Anxiety and Sensory Processing Disorder – Which Comes First?

So today we’re talking about sensory
processing disorder and anxiety and which comes first.
Is it sometimes that we get anxious and therefore we become sensory reactive and
super sensitive or under aroused or is it that our sensory causes the
problem and this is a really good question and it’s a really important one
to address well so we’re really just going to introduce some of the concepts
just now and bring some things into the room that we need to think about
we’re not going to solve all the problems that this question brings up
because that would take days. So let’s give it a go – from an
occupational therapy perspective when we think about sensory processing disorder
and anxiety we’re really starting to wonder if the distress that our client is carrying is really secondary to the sensory processing disorder the
challenges that that brings and so that’s really where I’m going to speak
to today and we will bring in a psychologist
later to talk about when anxiety is the primary part of the picture and more of
the root cause of what’s going on. So if we think about the sensory systems and
really try and unpack them and go deep with what it might mean to have a
dysfunction in one or many of them then we can start to understand that it would
naturally be a cause of anxiety because movement needs to be organized and under
our control to feel safe our sensory systems have a very primitive function
of keeping us alive as well as helping us to move, move beautifully, move with
finesse, navigate spaces and become social creatures.
The first piece though is this safety – keeping us alive
Our sense of balance, our vestibular sense – that spirit level of
liquid in the inner ear and crystals that tells us if we’re upright against
gravity or where we are – that system, its first function is to keep us alive
and if we get turned upside down real quick
it’s gonna make all the alarms go off and it’s going to be telling us that we
need to change something pretty quick so we go into a state of flight or into a
state of fight or even more severe into a freeze state when this system sends
all the alarms off. Also when the system isn’t getting enough information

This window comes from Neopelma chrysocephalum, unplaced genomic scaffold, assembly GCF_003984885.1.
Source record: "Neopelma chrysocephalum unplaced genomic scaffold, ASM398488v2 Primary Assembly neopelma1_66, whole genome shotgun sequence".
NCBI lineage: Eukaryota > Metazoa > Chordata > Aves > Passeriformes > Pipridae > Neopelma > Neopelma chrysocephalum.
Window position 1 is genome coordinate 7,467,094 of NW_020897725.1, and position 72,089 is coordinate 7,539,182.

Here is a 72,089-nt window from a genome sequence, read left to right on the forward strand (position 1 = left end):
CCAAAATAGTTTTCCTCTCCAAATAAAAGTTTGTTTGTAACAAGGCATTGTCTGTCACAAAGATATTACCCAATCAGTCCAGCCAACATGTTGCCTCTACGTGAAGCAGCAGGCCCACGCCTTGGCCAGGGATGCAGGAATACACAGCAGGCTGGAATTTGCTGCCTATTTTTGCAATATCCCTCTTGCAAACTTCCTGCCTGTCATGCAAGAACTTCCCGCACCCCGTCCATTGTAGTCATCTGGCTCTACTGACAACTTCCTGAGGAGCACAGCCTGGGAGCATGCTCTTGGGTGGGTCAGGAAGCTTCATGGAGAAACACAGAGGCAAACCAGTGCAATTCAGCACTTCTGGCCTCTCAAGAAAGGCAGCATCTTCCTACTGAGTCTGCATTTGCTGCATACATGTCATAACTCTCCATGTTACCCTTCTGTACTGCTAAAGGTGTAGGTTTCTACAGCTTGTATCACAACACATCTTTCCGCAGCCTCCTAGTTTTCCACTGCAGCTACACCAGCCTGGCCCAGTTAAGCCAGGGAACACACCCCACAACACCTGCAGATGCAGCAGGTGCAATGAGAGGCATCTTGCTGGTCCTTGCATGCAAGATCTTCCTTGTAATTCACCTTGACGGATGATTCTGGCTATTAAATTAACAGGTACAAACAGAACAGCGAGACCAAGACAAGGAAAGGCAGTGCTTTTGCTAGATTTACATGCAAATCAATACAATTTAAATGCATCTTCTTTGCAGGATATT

it starts to wonder if I’m safe and alarm systems, alarm bells start to ring.
So for example if you’ve ever been in an elevator and there’s that moment before
you can really tell if you’re moving yet or not, there’s that moment and
people start to look at each other like “are we okay? what’s about to happen here?”
because we’re not getting enough data enough information from our vestibular
system to really assess if we’re safe, if the situation is okay – which way we’re
moving. And again that sense of alarm that you get when you’re on a public
transport, maybe a bus and the bus next to you – which one’s moving is it me or
the bus next to me? My visual system and my vestibular system are in conflict and
I can’t tell what’s going on, I go into alarm. So these are just examples
trying to help us empathize with individuals who struggle with their
vestibular information on a day-to-day basis and that state of heightened alarm,
arousal that they get into or that they exist in for most of the day, which would
look like an anxiety disorder but it’s not – it’s not clinical anxiety in those
situations, it’s anxiety that’s caused by a lack of integration of the vestibular system with perhaps other systems competing information, not enough
information and being too quickly and too often in a state of fight or flight or
freeze. The same goes for our position sense – our proprioceptors which are
predominantly in our joints and when we get compression or when we get traction
on our joints we know where we are in space. I often would fall asleep on my
arm and go to that point past pins and needles when my arm is just like – is it
even there?! and that – if you’ve ever experienced that – is really alarming, the
alarm systems go off and your body starts to say this is not okay, I’ve lost
a whole limb here and you know what’s happened is that there’s that blood flow
has been a problem, the proprioceptors aren’t functioning very well. Your sense
of proprioception keeps you locked and grounded in your own body and when that
system is unreliable, it’s inconsistent, it’s not giving you great
information then your arousal goes up and you start to have alarm bells going
off in your lower brain saying I’m not safe, I need to be wary, I need to orient
to everything that’s going on around me and that looks again that vigilance, that